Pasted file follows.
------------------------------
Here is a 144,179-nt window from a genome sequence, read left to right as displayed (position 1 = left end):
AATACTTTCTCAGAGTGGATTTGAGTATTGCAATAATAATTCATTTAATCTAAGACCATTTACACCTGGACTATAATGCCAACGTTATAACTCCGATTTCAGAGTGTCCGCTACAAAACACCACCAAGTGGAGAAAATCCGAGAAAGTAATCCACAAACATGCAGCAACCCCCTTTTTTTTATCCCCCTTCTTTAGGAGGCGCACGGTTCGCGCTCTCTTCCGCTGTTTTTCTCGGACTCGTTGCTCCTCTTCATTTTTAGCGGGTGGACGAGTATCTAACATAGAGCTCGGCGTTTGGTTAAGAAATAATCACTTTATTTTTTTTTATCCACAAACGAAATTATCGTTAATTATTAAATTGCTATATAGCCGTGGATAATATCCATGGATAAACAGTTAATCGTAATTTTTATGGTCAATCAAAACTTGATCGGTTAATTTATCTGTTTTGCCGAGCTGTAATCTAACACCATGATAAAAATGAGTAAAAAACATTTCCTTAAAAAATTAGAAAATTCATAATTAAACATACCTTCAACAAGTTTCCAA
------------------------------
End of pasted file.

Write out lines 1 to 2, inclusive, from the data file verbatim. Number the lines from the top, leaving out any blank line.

Here is a 144,179-nt window from a genome sequence, read left to right as displayed (position 1 = left end):
AATACTTTCTCAGAGTGGATTTGAGTATTGCAATAATAATTCATTTAATCTAAGACCATTTACACCTGGACTATAATGCCAACGTTATAACTCCGATTTCAGAGTGTCCGCTACAAAACACCACCAAGTGGAGAAAATCCGAGAAAGTAATCCACAAACATGCAGCAACCCCCTTTTTTTTATCCCCCTTCTTTAGGAGGCGCACGGTTCGCGCTCTCTTCCGCTGTTTTTCTCGGACTCGTTGCTCCTCTTCATTTTTAGCGGGTGGACGAGTATCTAACATAGAGCTCGGCGTTTGGTTAAGAAATAATCACTTTATTTTTTTTTATCCACAAACGAAATTATCGTTAATTATTAAATTGCTATATAGCCGTGGATAATATCCATGGATAAACAGTTAATCGTAATTTTTATGGTCAATCAAAACTTGATCGGTTAATTTATCTGTTTTGCCGAGCTGTAATCTAACACCATGATAAAAATGAGTAAAAAACATTTCCTTAAAAAATTAGAAAATTCATAATTAAACATACCTTCAACAAGTTTCCAA